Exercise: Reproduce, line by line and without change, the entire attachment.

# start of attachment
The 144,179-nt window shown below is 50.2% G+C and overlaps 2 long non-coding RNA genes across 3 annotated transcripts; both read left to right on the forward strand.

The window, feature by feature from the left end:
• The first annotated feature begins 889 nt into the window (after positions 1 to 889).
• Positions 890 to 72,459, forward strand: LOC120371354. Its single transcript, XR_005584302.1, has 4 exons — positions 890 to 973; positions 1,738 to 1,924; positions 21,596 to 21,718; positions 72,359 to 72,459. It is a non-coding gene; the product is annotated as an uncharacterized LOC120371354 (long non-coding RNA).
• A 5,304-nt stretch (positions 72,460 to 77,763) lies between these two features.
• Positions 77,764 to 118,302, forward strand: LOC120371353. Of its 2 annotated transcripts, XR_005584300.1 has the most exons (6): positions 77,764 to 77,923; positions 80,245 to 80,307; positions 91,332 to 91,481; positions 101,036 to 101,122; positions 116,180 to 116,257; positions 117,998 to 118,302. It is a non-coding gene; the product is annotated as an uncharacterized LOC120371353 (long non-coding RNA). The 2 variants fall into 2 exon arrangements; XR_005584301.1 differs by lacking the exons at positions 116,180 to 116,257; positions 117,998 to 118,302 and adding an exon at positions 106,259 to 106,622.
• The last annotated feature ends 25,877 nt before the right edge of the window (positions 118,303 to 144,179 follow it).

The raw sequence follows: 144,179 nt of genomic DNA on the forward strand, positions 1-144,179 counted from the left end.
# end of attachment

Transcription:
The 144,179-nt window shown below is 50.2% G+C and overlaps 2 long non-coding RNA genes across 3 annotated transcripts; both read left to right on the forward strand.

The window, feature by feature from the left end:
• The first annotated feature begins 889 nt into the window (after positions 1 to 889).
• Positions 890 to 72,459, forward strand: LOC120371354. Its single transcript, XR_005584302.1, has 4 exons — positions 890 to 973; positions 1,738 to 1,924; positions 21,596 to 21,718; positions 72,359 to 72,459. It is a non-coding gene; the product is annotated as an uncharacterized LOC120371354 (long non-coding RNA).
• A 5,304-nt stretch (positions 72,460 to 77,763) lies between these two features.
• Positions 77,764 to 118,302, forward strand: LOC120371353. Of its 2 annotated transcripts, XR_005584300.1 has the most exons (6): positions 77,764 to 77,923; positions 80,245 to 80,307; positions 91,332 to 91,481; positions 101,036 to 101,122; positions 116,180 to 116,257; positions 117,998 to 118,302. It is a non-coding gene; the product is annotated as an uncharacterized LOC120371353 (long non-coding RNA). The 2 variants fall into 2 exon arrangements; XR_005584301.1 differs by lacking the exons at positions 116,180 to 116,257; positions 117,998 to 118,302 and adding an exon at positions 106,259 to 106,622.
• The last annotated feature ends 25,877 nt before the right edge of the window (positions 118,303 to 144,179 follow it).

The raw sequence follows: 144,179 nt of genomic DNA on the forward strand, positions 1-144,179 counted from the left end.